Educator Program: Private Lives: Home and Family in the Art of the Nabis, 1889-1900

November 1, 2021 @ 5:30 pm – 7:00 pm

Zoom webinar

The exhibition Private Lives: Home and Family in the Art of the Nabis, 1889-1900 focuses on an important slice of French life and art at the end of the nineteenth century. In the autumn of 1889, a group of avant-garde artists formed a brotherhood to promote a radical new direction in art. Adopting the name Nabis—Hebrew for ‘prophets’—they sought to capture subjective experience and emotion in their paintings, drawings, and prints. They drew their inspiration from things close at hand—daily meals, family members and pets at rest or play, hushed interiors, and private gardens. 

In this Educator Program, exhibition curator Mary Weaver Chapin joins us to introduce the four artists featured in this exhibition. She will explore their varied and sophisticated use of private domestic life as the locus for artistic inspiration. After more than a year of living and working at home, students and teachers alike will respond to these compelling paintings that telegraph both the creature comforts of home life as well as the claustrophobia and tension that often bubble just beneath the surface.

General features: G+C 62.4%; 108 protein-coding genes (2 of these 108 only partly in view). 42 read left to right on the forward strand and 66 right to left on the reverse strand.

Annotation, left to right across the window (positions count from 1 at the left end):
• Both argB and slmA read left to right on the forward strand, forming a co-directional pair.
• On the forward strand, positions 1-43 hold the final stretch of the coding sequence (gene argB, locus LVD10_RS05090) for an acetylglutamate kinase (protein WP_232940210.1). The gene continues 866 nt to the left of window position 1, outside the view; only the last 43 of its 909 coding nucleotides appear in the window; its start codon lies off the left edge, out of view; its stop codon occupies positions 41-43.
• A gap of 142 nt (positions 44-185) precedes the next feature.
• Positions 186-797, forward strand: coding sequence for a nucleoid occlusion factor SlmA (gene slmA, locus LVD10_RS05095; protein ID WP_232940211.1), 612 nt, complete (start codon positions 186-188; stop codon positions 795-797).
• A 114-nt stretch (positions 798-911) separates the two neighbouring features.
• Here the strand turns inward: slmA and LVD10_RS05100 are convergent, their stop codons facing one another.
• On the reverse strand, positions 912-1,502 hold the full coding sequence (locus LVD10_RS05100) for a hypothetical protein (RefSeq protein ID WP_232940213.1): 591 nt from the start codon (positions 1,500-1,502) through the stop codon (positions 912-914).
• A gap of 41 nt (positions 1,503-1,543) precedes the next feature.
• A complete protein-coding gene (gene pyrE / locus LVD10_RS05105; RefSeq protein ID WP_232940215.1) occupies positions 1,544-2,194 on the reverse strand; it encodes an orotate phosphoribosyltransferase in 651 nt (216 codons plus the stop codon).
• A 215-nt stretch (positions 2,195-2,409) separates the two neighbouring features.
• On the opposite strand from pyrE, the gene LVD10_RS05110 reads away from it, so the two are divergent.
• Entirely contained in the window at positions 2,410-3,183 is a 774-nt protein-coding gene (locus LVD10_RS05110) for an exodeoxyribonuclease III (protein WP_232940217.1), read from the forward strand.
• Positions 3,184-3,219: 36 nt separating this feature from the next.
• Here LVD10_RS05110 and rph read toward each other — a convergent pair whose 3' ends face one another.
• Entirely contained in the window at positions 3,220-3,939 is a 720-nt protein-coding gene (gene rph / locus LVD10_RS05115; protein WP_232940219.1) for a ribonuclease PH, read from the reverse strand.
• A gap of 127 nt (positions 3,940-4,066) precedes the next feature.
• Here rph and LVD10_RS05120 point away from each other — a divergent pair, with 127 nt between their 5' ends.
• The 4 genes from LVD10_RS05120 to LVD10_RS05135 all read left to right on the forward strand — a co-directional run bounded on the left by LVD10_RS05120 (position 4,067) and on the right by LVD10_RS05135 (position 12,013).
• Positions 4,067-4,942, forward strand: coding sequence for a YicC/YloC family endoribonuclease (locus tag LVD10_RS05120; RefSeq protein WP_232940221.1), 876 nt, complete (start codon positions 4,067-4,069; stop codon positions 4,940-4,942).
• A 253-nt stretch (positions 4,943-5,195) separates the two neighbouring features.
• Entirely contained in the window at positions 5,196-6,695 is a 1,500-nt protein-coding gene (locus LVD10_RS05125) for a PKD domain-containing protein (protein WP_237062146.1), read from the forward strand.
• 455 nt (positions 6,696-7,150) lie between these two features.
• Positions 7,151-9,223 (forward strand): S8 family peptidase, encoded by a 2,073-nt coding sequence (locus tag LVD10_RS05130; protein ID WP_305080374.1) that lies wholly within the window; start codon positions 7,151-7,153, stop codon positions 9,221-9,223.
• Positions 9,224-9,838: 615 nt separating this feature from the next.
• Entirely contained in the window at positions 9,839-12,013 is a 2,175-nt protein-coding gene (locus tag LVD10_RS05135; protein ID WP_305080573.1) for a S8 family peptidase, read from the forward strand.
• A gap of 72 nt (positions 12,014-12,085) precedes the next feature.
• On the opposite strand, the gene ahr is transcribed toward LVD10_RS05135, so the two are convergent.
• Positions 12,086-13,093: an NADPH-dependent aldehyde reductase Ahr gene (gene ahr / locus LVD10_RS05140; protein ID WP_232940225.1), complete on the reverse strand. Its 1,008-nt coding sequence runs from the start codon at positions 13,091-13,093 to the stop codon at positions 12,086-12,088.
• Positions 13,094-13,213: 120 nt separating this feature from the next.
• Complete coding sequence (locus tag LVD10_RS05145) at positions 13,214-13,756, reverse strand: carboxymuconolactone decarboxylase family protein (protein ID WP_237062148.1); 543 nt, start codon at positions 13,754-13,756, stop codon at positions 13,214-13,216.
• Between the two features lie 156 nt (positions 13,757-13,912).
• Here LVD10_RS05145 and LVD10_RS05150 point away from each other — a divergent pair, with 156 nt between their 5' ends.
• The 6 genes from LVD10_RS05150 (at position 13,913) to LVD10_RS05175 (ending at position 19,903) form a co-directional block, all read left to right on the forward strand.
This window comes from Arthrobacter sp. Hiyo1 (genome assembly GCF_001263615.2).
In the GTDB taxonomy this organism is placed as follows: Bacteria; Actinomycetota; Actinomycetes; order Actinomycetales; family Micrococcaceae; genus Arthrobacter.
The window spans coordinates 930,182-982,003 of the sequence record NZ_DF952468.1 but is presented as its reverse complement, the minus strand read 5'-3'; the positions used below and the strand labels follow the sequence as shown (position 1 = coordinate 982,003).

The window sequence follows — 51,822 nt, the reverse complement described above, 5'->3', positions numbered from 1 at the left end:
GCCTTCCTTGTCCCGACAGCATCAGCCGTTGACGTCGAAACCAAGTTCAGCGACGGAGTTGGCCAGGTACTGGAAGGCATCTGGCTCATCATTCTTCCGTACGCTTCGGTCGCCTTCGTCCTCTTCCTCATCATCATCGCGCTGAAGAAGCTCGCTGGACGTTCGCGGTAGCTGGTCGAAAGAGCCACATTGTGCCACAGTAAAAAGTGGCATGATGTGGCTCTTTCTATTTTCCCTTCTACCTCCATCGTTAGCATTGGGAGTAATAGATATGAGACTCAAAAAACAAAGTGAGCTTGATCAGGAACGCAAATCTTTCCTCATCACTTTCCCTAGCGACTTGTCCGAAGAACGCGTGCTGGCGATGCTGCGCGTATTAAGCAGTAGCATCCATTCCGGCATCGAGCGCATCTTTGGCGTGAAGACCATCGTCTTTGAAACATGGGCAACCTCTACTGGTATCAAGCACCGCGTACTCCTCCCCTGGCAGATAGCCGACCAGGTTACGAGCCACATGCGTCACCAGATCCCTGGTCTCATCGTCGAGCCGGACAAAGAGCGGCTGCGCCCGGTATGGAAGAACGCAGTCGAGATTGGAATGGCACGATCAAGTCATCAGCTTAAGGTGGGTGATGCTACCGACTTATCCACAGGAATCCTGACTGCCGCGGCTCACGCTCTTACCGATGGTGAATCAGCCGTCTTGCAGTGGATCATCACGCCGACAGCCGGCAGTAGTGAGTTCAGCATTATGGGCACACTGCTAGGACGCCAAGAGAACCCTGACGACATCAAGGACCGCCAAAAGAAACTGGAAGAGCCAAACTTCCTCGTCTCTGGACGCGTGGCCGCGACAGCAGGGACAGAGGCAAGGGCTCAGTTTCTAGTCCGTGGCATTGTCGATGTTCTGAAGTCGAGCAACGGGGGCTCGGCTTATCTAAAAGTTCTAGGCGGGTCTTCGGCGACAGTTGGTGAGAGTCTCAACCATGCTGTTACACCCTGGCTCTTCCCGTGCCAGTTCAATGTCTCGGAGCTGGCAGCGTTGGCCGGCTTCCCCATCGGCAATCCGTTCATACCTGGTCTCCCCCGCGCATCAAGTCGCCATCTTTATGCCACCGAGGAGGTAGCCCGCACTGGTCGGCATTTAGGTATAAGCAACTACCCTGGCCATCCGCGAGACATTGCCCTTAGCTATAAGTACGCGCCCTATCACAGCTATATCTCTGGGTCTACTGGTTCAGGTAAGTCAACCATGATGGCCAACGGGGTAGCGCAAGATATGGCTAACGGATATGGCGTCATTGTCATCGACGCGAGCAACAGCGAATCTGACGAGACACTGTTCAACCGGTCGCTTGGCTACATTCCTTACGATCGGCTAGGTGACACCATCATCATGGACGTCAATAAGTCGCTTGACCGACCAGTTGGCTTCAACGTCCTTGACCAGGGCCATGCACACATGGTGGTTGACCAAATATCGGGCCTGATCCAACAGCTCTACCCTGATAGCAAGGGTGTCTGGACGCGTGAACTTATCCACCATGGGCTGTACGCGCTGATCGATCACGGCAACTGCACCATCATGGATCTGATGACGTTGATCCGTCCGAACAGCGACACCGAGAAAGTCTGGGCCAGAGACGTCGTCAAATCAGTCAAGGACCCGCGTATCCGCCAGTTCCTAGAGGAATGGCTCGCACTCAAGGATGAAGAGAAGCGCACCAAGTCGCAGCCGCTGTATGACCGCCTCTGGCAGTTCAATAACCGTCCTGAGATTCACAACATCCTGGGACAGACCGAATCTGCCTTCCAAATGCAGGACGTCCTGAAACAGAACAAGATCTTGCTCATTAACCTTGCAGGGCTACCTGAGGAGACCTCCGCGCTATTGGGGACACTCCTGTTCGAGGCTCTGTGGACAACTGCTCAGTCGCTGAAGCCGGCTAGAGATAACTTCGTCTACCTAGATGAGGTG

Register here


The Portland Art Museum is pleased to offer accommodations to ensure that our programs are accessible and inclusive. All spaces for this program are accessible by wheelchair. Assistive listening devices are also available for lectures. All restrooms have accessible stalls but no power doors. There are single-stall all-gender bathrooms available. Please ask staff for directions.

We will do our best to accommodate your needs when you arrive, however, we need 2-3 weeks advance notice for some specific requests. Please email requests to, or call 503-226-2811.

Women with a Dog, 1891. Pierre Bonnard. Oil and ink on canvas.
Women with a Dog, 1891. Pierre Bonnard (French, 1867–1947). Oil and ink on canvas; 41 x 32.5 cm. The Clark Art Institute, Acquired by the Clark, 1979, 1979.23. Image courtesy of the Clark Art Institute. © 2020 Artists Rights Society (ARS), New York / ADAGP, Paris